Savagery and Sadness in Sunderland Part 6: Responses to Marital Cruelty
William Ettrick declared he had the right to beat his wife. Did he? Could husbands legitimately beat their wives in the past? This is a question that is often asked by historians. After all, until the later nineteenth century the law gave husbands the right to correct their wives for disobedience.
You will find that there are differences in the way historians have answered this question. I think that we are more careful now to distinguish between ‘correct’ and ‘beat’, for instance. ‘Cruelty’ is the key term here. It represents an act considered to cross a boundary from correction to violence. After reading lots of accounts of marital violence in the period 1660 to 1857 I have come to the conclusion that society did not tolerate cruelty and included a fairly wide range of husbands’ acts within the definition of ‘cruelty’.
All of the Ettricks’ servants and friends, for example, who were called to depose in William’s and Catherine’s separation case supported Catherine. They described her as modest, mild, affable and virtuous in her manner – all qualities that advice literature in this period celebrated in a wife. One servant pointed out that she
seemed to be as afraid of disobliging [William] as a child would have been afraid of being beat
Clearly, oppressed by William, fearful of what he might do to her and her children, Catherine understandably sought refuge in a pattern of behaviour that sought to pacify her husband though it still resulted in his ill-treatment. As her maid commented, Catherine
has often Bore with his Ill Usage upon the Account of the Children
Nonetheless, there was room for interpretation because neither ‘correction’ nor ‘disobedience’ were defined. So, as a JP who understood his position, William did admit that he ‘did give her one box on the Ear only’ on Christmas day 1765 because Catherine had ‘urged and provoked’ him. Actually, he was unusual in that he didn’t deny the accusations about his violence. A lot of violent husbands in this period just simply denied they’d attacked their wives. This could be because the cruelty that William was accused of was fairly ‘mild’ compared to some cruelty cases heard by the Church Courts which revolved on fewer but far worse incidents of husbands’ abuse of their wives – typically life threatening and very sustained over long periods. Yet, as Profesor Loreen Giese’s current research on sixteenth-century London Consistory Court records suggests, church courts were also prepared to hear cruelty cases in which there was a wide range of husbands’ behaviour which wives and witnesses described as cruel.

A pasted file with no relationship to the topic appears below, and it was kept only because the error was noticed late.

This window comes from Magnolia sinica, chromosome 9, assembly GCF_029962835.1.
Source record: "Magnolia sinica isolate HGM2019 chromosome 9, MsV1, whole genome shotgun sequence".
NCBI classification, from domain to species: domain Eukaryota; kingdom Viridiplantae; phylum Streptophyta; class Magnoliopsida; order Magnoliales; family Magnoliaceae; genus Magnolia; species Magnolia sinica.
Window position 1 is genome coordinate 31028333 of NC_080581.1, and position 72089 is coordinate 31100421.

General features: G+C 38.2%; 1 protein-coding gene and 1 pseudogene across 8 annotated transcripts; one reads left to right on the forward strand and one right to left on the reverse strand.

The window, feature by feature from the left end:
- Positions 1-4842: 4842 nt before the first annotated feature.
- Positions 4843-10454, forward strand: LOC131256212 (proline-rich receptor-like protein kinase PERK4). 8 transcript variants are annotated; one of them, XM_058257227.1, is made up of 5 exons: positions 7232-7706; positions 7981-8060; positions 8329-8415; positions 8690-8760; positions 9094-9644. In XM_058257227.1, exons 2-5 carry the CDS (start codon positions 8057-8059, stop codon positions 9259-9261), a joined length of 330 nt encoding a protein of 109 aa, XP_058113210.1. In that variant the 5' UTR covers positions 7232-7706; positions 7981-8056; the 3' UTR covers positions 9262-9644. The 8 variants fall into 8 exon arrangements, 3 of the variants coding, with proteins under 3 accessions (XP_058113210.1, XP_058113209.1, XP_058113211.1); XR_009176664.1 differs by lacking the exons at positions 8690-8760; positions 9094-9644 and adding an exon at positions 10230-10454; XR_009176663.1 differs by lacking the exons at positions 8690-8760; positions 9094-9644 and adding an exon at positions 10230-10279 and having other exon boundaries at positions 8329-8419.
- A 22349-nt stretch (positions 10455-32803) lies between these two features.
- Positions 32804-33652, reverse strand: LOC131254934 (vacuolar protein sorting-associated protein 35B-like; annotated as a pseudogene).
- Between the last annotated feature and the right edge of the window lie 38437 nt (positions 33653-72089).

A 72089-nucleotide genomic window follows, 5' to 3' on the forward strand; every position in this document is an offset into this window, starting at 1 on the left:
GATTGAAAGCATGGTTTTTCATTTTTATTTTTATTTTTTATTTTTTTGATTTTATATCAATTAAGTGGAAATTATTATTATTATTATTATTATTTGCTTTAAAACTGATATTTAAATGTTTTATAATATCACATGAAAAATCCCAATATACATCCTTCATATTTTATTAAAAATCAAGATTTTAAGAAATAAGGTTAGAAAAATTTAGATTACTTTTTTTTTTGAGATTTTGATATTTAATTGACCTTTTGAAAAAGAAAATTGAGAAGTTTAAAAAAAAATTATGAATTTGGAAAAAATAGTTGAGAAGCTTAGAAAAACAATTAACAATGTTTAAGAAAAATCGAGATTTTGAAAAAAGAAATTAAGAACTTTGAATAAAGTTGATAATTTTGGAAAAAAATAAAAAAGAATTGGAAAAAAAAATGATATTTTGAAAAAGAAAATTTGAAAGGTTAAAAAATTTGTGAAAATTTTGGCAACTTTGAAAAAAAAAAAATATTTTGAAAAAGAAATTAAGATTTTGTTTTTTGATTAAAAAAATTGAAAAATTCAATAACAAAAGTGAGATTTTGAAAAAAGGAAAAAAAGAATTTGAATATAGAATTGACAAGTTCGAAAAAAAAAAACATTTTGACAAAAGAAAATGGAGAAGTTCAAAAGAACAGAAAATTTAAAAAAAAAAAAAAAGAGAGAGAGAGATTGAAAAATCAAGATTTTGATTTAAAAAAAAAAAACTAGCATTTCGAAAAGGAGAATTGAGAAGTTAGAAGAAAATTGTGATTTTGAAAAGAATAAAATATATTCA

This is why Catherine could include as evidence of martial cruelty, incidents such as William insisting in 1763 that she rode a flighty horse in the shadow of a windmill. The horse refused to approach the turning sails, so William whipped it:
violently cursing and swearing that she should ride up to it and added [to the panicking Catherine] that he hoped the mare would break her Neck
William, in his defence told the court that the mare often rode next to windmills and their eleven year old daughter could ride her past them without problems! But my point is that Catherine was able to place a lot of emphasis upon her husband’s verbal abuse and disrespect as acts of cruelty alongside a blow to the side of the head and kick at her departing skirts.